(8) In any wise to do evil . . .—Better, only to do evil, i.e., only evil can come of it. Comp. Proverbs 14:23, “tendeth only to penury.”
(10) For yet a little . . .—Better,
For yet a little while, and the wicked is not;
Thou lookest at his place, and he is not;
i.e., he has dropped out of his place in society, his tribe knows him no more.
(11) Shall inherit.—A repetition of Psalms 37:3.—Better, are heirs of the land, i.e., Canaan. Christ’s Beatitude (see Matthew 5:3, N. Test. Commentary) widens the promise and lifts it to a higher level. The quiet, unpretending, contented servant of God gets more true blessedness out of the earth, and so more truly possesses it, than the ungodly, though they be lords of broad acres.
(13) Shall laugh.—Comp. Psalms 2:4, Note; his day, i.e., the day of trouble or retribution for the wicked, as we see from Psalms 137:7; Job 18:20, etc.
(15) Their sword.—The lex talionis. (Comp. Psalms 7:15-16.)
(16) A little.—A natural reflection, when it is remembered that great riches bring corresponding cares (Proverbs 15:16), and often lead to ruinous indulgence and luxury (Proverbs 13:25; Job 20:12.) Besides, the contentment which is often enjoyed in virtuous poverty seldom dwells with the mammon of unrighteousness.
(17) The arms—i.e., of the body, not the sword and bow mentioned above. In contrast, the arms of Jehovah are under the righteous, and uphold him.
(18) Knoweth.—See Psalms 1:6, Note.
(20) As the fat of lambs.—It is now generally allowed that this should be rendered as the glory of the meadows, recurring to the image of Psalms 37:2. The next clause may then be either, they are consumed, with smoke they are consumed; or, they pass away, like smoke they pass away.
(23) The steps.—Comp. Proverbs 20:24; Proverbs 16:9, passages which are in favour of a general interpretation here, not confined to the good man. Render, man’s steps are established by Jehovah, i.e., all the stability in human conduct comes from His guidance.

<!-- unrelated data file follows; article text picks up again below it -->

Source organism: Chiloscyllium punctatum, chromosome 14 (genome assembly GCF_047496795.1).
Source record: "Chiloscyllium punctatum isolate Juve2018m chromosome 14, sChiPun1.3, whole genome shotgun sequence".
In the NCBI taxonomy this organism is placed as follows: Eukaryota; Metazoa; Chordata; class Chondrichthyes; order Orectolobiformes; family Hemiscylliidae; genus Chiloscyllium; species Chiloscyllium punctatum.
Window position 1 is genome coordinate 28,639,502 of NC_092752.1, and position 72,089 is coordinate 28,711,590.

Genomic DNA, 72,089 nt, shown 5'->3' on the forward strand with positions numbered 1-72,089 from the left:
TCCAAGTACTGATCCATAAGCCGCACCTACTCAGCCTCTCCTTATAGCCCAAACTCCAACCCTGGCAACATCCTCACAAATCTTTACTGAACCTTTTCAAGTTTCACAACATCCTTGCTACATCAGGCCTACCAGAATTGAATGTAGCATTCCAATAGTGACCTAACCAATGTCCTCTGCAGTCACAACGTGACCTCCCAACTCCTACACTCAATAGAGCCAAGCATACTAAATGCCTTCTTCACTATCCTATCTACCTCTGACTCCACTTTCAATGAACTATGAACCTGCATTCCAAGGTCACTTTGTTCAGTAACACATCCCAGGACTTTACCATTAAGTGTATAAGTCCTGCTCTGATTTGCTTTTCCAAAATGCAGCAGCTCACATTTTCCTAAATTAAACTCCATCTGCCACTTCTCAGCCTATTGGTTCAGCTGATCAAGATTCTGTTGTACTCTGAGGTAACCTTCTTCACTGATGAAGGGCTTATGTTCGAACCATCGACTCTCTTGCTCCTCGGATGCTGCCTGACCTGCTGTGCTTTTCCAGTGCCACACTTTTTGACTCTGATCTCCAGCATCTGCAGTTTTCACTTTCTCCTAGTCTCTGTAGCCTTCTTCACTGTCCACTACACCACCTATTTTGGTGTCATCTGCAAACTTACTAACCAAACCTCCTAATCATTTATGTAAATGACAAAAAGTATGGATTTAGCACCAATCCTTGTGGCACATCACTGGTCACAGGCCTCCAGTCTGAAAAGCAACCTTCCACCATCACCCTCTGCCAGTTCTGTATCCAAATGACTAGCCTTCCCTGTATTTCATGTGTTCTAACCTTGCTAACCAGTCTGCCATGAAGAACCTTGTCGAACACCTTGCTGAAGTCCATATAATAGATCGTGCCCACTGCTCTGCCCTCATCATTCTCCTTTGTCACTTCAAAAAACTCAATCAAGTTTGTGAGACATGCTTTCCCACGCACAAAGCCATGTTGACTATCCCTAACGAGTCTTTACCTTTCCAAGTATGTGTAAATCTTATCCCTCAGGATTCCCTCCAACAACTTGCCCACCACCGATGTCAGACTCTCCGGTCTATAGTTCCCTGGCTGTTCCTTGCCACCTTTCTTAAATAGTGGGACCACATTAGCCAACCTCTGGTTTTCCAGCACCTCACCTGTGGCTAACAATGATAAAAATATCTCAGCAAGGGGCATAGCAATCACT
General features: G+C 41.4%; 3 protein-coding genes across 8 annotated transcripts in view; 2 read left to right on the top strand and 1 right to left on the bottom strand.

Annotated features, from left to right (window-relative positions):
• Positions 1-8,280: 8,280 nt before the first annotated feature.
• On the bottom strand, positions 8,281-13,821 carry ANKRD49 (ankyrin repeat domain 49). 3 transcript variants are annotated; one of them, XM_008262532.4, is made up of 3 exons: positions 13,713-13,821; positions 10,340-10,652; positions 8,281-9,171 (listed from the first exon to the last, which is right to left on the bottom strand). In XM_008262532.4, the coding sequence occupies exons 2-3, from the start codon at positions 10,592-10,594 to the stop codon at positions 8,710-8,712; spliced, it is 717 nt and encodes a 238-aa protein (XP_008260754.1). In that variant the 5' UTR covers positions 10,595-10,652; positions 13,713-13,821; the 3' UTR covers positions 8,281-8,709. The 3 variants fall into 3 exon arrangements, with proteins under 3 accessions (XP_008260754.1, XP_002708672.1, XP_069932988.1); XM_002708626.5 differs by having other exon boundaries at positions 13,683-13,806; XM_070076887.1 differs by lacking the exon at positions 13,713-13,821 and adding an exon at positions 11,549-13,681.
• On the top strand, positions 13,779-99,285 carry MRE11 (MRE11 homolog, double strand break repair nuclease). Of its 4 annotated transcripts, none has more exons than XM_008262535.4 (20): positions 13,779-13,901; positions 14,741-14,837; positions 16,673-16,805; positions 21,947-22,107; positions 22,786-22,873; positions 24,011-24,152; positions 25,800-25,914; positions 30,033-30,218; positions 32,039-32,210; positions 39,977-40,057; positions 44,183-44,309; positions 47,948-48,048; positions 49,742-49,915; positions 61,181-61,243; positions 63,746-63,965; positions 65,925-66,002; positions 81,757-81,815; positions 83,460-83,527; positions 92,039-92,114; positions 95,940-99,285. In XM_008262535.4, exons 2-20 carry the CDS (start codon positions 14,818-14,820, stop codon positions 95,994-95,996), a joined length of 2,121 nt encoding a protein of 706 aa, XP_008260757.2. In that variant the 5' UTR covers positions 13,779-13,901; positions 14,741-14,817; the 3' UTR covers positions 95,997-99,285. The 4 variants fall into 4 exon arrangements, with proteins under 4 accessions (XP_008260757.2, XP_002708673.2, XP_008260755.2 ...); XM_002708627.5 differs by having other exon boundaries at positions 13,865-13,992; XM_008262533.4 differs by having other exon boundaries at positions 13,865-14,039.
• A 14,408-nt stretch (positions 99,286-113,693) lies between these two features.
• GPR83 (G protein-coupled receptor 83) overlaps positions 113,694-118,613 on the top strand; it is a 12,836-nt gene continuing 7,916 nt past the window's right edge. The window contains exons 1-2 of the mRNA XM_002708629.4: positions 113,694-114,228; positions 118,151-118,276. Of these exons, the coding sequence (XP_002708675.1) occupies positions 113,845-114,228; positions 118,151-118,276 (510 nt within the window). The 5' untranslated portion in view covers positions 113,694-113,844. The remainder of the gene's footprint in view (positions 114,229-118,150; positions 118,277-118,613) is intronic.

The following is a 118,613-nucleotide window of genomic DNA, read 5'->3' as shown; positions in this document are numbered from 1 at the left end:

(28) For the Lord.—In the Hebrew the stanza that should begin with the letter ayin is wanting, but may be restored by a very slight change, to agree with the Codex Alex., of the LXX., the Vulg. and Symmachus. “The unjust shall be punished.”
Probably the transcriber was misled by the tsaddê of the next verse, since that letter and ayin were often interchanged. (See Note, Psalms 34:14.)
(35) In great power.—Terrible, like a tyrant.
Green bay tree.—The Hebrew word elsewhere implies a “native” as opposed to “a foreigner.” So here an indigenous tree. “It may be questioned whether any particular tree is intended by the psalmist; but if so, it must have been an evergreen, and may possibly be the Sweet Bay (Laurus nobilis), which is a native of Palestine. We met with it near Hebron; on Mount Carmel in great plenty; on Tabor, and in various glades of Galilee and Gilead” (Tristram, Natural History of Bible, 338).
The LXX. and Vulg., by slightly altering the text, have, “as cedars of Lebanon.”
(36) Yet he passed away.—This should be, And there went one by, &c. LXX. and Vulg. have, “And I passed by.” (Comp. Prayer Book version.)
(37) For the end of that man is peace.—This is quite wrongly translated, since acharîth must here mean, as in Psalms 109:13; Amos 4:2; Amos 9:1, “posterity.” The parallelism decides in favour of this.
Mark the honest man, and behold the upright;
For a posterity (shall be) to the man of peace:
But transgressors are altogether destroyed,
The posterity of the wicked is destroyed.
So the LXX. and Vulg.
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Ellicott, Charles John. "Commentary on Psalms 37". "Ellicott's Commentary for English Readers". https://studylight.org/